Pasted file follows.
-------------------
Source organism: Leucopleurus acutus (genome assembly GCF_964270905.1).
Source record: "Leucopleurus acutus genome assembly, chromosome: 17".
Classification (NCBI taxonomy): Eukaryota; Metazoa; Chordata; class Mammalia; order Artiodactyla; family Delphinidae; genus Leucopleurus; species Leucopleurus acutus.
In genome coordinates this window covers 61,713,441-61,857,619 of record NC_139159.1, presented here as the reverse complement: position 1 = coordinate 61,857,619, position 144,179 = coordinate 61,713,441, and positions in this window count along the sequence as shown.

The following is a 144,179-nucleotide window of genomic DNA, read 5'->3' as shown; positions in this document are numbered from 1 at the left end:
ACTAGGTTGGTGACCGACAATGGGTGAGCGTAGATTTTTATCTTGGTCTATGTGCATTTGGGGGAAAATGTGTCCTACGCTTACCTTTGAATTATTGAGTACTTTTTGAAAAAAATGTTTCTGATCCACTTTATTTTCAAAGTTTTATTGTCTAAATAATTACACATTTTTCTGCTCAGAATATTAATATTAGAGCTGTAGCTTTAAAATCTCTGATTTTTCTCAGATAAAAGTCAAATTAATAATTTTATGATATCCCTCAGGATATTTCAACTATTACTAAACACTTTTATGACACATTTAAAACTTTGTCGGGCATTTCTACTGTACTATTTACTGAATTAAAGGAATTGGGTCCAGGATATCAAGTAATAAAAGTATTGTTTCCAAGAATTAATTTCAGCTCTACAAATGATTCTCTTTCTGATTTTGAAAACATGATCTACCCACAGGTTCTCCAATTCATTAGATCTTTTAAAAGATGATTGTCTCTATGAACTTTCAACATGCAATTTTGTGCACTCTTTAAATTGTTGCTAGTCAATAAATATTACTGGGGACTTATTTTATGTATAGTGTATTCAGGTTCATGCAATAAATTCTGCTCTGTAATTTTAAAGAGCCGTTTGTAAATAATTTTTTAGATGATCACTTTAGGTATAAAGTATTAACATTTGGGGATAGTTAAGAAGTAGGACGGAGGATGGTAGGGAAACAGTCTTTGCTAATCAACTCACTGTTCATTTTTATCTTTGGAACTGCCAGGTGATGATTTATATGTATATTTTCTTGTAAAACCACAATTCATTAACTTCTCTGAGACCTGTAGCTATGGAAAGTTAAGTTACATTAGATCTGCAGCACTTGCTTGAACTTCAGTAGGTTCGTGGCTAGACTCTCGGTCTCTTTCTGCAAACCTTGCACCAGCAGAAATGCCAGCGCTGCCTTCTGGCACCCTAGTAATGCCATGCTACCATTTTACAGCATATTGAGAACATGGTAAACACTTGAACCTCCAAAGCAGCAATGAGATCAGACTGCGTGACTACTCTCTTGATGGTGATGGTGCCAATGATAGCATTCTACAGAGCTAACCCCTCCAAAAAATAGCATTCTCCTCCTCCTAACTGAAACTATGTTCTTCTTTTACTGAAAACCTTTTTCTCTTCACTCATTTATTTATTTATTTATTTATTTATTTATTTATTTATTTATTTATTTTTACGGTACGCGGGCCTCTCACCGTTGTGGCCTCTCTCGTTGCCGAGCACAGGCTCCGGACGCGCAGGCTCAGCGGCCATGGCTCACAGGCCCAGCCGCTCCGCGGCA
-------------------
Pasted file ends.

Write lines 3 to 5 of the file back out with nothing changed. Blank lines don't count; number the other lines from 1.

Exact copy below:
Classification (NCBI taxonomy): Eukaryota; Metazoa; Chordata; class Mammalia; order Artiodactyla; family Delphinidae; genus Leucopleurus; species Leucopleurus acutus.
In genome coordinates this window covers 61,713,441-61,857,619 of record NC_139159.1, presented here as the reverse complement: position 1 = coordinate 61,857,619, position 144,179 = coordinate 61,713,441, and positions in this window count along the sequence as shown.

The following is a 144,179-nucleotide window of genomic DNA, read 5'->3' as shown; positions in this document are numbered from 1 at the left end: